Schedule adherence is the degree to which agents stick to their schedules, measured as a percentage. Considering that staffing is the single biggest cost facing any call center – and that every minute counts when it comes to meeting customer service levels – it’s easy to see why call center managers are putting an increasing emphasis on improving it and are looking to their workforce management software for solutions.
If you run a small call center with 5 to 20 agents, you might think schedule adherence isn’t all that important. But if you take a closer look at all the different junctures throughout the day where agent time is “lost,” you’ll realize that it can add up to a serious loss of revenue over the course of a year.
Schedule adherence is particularly important for ensuring smooth transitions between shifts. Call center schedules tend to be very complex – which means there can be a lot of junctures during a shift where an agent will go out of adherence. For example, an agent might show up for his shift five minutes late; log on to the ACD seven minutes late; show up for a training session eight minutes late; and go over their break time by 10 minutes – resulting in the agent being a total of 30 minutes out of adherence for that one shift. Multiply these “out of adherence” events across a center with dozens if not hundreds of agents – and then multiply that by the total number of shifts – and its easy to see how schedule adherence can quickly become a serious problem.
Keeping track of schedule adherence using manual systems such as spreadsheets can be incredibly time-consuming and challenging. This is where today’s web-based call center scheduling solutions are playing an increasingly crucial role. They track schedule adherence in real-time and and automatically send you alerts.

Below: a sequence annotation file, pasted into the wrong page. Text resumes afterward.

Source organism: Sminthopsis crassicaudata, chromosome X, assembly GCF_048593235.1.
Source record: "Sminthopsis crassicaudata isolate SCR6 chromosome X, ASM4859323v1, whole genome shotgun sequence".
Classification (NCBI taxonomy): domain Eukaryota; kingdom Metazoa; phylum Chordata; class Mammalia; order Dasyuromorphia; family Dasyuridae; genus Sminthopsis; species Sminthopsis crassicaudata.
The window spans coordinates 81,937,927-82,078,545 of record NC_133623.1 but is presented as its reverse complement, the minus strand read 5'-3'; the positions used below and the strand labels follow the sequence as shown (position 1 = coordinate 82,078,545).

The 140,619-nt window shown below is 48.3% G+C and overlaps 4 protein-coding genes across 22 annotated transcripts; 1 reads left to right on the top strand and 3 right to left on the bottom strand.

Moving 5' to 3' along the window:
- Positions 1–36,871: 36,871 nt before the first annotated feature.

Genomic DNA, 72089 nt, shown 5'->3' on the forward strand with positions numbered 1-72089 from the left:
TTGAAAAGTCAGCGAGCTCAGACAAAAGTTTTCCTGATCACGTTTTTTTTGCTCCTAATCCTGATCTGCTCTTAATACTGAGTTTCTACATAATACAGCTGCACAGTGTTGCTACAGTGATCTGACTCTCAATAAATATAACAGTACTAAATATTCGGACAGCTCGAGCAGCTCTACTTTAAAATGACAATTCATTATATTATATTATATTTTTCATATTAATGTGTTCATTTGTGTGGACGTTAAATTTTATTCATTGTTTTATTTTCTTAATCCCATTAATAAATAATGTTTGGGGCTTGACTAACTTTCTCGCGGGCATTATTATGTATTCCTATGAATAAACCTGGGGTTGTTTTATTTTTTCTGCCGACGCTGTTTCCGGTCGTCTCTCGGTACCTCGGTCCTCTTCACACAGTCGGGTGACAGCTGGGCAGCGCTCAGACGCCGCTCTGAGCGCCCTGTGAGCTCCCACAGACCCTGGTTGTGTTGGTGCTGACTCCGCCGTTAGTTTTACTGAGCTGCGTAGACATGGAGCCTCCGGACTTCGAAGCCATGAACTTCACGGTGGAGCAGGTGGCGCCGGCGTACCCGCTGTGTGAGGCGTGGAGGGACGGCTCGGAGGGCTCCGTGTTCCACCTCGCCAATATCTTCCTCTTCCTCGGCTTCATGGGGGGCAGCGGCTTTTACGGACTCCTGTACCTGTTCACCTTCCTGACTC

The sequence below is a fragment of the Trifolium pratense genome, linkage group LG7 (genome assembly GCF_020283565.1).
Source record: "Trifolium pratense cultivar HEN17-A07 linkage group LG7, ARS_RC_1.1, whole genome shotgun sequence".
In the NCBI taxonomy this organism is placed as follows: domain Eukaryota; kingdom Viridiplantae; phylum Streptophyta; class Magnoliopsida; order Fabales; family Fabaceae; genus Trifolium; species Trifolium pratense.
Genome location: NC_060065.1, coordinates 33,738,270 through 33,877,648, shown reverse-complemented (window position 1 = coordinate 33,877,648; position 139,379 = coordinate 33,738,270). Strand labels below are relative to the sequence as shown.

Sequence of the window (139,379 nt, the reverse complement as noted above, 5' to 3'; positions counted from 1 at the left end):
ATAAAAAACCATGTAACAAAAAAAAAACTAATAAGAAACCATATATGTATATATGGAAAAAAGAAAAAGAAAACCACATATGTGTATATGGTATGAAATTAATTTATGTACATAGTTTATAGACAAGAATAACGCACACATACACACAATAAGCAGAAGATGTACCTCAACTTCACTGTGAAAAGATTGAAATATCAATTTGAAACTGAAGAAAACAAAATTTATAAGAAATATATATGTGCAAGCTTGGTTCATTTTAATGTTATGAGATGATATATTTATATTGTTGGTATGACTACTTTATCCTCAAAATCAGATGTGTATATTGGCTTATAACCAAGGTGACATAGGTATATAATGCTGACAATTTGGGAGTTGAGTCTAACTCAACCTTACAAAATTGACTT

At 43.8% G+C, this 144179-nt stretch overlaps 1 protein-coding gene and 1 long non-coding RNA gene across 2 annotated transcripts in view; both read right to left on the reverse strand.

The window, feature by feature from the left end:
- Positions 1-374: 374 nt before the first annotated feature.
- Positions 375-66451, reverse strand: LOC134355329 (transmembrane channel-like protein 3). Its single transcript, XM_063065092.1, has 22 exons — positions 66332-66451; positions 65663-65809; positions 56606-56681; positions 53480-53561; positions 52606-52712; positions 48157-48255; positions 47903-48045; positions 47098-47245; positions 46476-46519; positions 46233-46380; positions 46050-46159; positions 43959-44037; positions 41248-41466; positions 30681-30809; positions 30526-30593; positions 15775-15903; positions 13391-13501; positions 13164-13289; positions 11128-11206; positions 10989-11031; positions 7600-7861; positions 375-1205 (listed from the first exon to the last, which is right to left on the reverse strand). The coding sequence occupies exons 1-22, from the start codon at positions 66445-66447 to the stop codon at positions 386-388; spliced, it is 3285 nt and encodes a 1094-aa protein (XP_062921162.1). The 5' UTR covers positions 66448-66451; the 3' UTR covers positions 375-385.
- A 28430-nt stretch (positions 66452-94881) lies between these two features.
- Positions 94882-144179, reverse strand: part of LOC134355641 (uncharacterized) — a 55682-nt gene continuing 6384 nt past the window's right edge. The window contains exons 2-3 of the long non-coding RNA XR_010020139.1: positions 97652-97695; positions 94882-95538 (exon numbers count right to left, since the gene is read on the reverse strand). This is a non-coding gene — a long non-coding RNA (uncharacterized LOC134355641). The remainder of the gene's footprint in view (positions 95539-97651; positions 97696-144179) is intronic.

When implementing a new program for improving schedule adherence in your call center – perhaps through the deployment of a workforce management system – it’s a good idea to discuss those changes with your employees first. The one thing you don’t want is a negative backlash from your valued employees, who might not be all that thrilled to be working under the watchful eye of “Big Brother.”
In order to reduce any negative backlash from your agents when implementing a new program to improve schedule adherence, you must first “inform and educate.” Agents need to understand the relevance of schedule adherence, how a mere 10 minutes here and there impacts other agents and the entire call center performance.
Then you should “measure and manage:” Measure and track adherence using workforce management tools and solutions, tracking adherence in real-time and running reports. Share these adherence reports with your agents and discuss how they are doing. It is important to give regular feedback regarding adherence statistics.
Finally, you can provide “incentives.” Reward agents that adhere to their schedule (95 percent within adherence scores) through recognition within the team and tie bonuses to good scores. It is also critical that all agents are aware of the consequences for out-of-adherence behavior, as this establishes their responsibility towards the success of the call center.